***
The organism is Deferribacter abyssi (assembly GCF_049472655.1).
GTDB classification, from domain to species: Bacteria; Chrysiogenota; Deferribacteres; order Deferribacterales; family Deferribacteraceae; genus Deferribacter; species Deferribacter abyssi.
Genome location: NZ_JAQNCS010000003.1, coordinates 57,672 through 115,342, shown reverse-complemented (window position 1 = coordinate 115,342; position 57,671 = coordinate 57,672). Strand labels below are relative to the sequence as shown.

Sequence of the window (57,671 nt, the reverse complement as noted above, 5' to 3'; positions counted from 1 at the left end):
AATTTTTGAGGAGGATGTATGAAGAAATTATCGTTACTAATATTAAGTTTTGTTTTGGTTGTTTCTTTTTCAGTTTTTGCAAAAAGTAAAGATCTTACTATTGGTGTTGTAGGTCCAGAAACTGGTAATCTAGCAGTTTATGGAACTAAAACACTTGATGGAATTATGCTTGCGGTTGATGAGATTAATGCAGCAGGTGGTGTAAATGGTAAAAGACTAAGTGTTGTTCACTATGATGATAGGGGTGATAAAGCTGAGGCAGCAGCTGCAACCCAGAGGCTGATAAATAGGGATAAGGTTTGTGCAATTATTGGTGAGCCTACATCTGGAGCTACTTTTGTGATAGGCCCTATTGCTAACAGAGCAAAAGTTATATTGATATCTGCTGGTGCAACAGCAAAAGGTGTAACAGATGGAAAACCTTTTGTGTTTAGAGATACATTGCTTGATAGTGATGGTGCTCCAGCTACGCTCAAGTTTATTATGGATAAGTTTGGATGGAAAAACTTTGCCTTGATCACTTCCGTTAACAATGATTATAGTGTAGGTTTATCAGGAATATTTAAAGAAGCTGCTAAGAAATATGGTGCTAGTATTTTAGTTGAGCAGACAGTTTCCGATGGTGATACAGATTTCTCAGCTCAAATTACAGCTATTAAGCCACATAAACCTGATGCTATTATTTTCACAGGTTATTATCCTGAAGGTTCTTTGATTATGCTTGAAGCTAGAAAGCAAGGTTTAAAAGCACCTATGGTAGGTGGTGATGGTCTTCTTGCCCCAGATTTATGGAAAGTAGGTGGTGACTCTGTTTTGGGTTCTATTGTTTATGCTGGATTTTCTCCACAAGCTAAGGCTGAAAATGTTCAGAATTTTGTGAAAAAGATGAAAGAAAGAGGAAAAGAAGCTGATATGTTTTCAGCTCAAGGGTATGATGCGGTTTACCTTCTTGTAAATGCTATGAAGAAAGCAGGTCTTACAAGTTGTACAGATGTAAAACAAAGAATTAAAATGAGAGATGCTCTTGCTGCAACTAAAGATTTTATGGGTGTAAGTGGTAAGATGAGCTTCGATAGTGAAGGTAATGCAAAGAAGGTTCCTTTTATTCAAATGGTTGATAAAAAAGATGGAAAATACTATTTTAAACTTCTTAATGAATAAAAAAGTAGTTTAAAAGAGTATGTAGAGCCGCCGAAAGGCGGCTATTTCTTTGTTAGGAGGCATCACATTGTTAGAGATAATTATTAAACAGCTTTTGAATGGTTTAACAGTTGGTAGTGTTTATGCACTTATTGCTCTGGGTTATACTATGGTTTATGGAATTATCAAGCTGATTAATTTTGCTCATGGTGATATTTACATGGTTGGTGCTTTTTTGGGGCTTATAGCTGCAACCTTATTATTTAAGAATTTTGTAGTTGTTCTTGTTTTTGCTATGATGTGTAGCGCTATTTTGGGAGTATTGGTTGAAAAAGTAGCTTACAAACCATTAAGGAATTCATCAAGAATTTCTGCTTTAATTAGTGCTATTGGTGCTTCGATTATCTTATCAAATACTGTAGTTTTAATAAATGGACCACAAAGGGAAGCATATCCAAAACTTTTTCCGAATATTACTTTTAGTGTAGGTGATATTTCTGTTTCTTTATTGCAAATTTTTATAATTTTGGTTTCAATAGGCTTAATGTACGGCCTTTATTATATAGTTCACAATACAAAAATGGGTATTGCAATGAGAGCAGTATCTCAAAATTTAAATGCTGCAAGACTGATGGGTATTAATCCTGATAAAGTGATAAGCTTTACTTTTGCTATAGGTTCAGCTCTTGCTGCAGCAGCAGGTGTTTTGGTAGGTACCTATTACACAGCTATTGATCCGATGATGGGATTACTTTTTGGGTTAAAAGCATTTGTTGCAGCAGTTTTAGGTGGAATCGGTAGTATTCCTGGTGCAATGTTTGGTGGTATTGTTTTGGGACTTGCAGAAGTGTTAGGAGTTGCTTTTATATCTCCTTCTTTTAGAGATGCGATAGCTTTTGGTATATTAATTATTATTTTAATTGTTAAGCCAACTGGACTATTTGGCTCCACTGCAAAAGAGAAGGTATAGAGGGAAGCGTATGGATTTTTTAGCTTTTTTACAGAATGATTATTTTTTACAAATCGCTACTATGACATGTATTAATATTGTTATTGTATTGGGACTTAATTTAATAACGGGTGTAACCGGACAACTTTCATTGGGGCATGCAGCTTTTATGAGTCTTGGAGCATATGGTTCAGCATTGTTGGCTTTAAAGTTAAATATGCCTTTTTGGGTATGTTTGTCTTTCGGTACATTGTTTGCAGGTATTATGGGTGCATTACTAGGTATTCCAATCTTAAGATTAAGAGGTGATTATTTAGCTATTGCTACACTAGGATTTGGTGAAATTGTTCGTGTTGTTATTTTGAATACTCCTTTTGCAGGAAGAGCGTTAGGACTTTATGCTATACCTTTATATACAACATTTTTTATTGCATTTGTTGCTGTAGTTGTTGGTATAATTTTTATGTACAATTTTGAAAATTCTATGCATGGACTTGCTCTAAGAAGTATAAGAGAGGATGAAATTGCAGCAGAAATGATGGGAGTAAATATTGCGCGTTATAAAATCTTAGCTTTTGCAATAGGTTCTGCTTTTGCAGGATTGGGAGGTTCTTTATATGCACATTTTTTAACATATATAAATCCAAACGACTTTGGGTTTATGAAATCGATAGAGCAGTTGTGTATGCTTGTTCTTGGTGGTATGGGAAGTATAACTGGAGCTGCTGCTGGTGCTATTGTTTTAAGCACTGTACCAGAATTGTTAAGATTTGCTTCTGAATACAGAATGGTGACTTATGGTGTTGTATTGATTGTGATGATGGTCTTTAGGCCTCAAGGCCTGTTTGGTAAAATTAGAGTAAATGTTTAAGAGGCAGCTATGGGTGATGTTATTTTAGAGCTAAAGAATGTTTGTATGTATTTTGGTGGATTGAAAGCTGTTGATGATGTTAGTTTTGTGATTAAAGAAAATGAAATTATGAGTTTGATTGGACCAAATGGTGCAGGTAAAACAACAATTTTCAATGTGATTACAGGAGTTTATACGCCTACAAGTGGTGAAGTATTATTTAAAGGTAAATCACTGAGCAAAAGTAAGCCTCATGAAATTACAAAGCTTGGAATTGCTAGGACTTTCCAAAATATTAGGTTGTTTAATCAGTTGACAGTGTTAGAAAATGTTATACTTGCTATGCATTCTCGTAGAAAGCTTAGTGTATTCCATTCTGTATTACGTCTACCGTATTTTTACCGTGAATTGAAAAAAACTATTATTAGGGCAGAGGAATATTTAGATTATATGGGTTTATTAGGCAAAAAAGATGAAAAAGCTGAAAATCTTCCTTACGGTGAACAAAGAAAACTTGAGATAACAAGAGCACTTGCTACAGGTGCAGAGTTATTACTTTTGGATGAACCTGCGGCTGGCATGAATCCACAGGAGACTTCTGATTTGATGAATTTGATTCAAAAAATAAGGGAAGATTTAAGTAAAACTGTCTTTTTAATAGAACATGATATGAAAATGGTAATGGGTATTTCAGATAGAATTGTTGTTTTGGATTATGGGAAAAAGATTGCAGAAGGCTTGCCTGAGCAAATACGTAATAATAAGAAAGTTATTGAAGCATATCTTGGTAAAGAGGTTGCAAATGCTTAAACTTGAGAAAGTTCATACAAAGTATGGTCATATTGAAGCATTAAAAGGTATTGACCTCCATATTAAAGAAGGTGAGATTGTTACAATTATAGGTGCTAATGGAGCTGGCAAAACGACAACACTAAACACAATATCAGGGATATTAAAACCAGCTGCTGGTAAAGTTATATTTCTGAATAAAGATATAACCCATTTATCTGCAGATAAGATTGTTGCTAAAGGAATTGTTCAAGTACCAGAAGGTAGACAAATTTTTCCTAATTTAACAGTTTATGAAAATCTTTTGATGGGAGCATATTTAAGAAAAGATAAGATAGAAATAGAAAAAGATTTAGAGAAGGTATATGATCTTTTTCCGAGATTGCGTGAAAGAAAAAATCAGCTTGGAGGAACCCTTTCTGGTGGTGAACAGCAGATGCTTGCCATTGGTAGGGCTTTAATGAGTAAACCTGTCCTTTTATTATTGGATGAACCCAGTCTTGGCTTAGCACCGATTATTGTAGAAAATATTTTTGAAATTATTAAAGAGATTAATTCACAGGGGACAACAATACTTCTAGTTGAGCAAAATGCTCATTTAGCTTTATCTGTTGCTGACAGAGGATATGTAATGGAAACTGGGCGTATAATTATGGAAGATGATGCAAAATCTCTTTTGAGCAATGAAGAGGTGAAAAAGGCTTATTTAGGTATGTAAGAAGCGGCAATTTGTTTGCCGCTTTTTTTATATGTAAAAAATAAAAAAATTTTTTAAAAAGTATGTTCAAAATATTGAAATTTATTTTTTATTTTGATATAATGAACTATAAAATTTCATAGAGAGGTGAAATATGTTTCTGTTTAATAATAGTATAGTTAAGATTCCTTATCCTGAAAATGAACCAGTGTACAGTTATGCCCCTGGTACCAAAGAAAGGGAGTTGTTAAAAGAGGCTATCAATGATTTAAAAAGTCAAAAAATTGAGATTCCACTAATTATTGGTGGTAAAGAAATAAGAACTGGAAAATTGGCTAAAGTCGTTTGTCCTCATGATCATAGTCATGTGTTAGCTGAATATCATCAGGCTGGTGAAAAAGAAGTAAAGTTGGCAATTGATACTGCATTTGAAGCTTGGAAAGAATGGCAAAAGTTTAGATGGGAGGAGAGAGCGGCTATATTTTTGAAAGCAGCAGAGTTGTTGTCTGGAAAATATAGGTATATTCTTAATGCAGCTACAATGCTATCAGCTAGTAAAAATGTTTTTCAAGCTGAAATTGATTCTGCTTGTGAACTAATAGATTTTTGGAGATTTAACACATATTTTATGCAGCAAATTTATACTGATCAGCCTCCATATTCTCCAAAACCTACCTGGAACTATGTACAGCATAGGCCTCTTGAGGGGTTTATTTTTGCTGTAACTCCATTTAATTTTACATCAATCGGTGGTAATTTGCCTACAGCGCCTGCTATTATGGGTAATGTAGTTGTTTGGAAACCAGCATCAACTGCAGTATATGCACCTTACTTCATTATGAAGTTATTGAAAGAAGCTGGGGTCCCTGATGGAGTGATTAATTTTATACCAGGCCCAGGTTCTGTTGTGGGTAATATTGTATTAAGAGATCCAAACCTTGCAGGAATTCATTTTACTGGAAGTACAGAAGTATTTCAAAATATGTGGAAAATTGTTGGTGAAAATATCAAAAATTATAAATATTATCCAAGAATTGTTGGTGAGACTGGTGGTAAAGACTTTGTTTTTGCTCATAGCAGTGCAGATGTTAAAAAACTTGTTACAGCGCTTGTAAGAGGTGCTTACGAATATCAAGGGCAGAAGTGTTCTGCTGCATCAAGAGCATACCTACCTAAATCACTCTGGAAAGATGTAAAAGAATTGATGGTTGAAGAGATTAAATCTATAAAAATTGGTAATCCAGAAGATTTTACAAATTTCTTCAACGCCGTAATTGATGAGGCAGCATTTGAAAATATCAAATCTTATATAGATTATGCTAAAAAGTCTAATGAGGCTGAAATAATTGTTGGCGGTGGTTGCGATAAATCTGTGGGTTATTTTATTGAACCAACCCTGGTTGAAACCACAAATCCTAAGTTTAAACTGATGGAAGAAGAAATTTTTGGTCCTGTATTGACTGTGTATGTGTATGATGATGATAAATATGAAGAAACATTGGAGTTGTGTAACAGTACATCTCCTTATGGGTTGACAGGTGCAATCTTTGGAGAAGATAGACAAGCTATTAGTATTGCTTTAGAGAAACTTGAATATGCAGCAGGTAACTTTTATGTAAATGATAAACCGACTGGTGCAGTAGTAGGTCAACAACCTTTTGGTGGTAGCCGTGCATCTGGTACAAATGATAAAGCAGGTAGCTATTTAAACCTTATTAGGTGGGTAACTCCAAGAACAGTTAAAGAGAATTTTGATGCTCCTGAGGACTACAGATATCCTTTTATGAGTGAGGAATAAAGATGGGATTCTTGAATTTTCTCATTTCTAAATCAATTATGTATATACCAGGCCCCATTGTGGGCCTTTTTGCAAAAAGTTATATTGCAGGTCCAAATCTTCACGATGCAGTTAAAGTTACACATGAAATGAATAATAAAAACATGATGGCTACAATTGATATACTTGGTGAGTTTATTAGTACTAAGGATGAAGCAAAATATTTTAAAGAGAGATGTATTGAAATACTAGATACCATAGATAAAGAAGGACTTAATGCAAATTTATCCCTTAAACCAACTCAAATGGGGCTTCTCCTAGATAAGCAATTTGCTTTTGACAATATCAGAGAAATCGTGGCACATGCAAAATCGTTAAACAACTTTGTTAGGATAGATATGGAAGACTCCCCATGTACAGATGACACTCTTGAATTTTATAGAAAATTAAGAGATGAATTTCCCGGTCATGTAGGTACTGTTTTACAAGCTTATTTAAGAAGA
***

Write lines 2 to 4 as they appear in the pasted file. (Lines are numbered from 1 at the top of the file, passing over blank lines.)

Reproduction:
GTDB classification, from domain to species: Bacteria; Chrysiogenota; Deferribacteres; order Deferribacterales; family Deferribacteraceae; genus Deferribacter; species Deferribacter abyssi.
Genome location: NZ_JAQNCS010000003.1, coordinates 57,672 through 115,342, shown reverse-complemented (window position 1 = coordinate 115,342; position 57,671 = coordinate 57,672). Strand labels below are relative to the sequence as shown.

Sequence of the window (57,671 nt, the reverse complement as noted above, 5' to 3'; positions counted from 1 at the left end):